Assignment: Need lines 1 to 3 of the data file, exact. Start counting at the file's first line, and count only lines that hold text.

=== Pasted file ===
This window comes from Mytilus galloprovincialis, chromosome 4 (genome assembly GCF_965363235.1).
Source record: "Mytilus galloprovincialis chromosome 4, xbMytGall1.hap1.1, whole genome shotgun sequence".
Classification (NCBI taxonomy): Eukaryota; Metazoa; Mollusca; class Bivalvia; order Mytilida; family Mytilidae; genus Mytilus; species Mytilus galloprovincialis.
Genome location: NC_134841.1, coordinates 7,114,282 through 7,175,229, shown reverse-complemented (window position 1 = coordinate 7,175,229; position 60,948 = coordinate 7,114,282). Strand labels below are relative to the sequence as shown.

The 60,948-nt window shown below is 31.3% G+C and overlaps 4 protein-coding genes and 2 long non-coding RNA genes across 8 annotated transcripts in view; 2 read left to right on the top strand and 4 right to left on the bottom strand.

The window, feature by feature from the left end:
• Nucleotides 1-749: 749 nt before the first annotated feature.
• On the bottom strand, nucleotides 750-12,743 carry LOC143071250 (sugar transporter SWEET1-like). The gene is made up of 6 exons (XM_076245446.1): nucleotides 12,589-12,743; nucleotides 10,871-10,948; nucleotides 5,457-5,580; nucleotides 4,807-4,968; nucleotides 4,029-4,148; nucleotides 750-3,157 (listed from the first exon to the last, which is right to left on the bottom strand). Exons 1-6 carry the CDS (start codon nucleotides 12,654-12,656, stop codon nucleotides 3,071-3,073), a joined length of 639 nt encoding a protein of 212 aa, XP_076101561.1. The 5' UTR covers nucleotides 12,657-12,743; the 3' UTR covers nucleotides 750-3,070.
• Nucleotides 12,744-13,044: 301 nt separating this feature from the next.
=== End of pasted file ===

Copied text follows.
This window comes from Mytilus galloprovincialis, chromosome 4 (genome assembly GCF_965363235.1).
Source record: "Mytilus galloprovincialis chromosome 4, xbMytGall1.hap1.1, whole genome shotgun sequence".
Classification (NCBI taxonomy): Eukaryota; Metazoa; Mollusca; class Bivalvia; order Mytilida; family Mytilidae; genus Mytilus; species Mytilus galloprovincialis.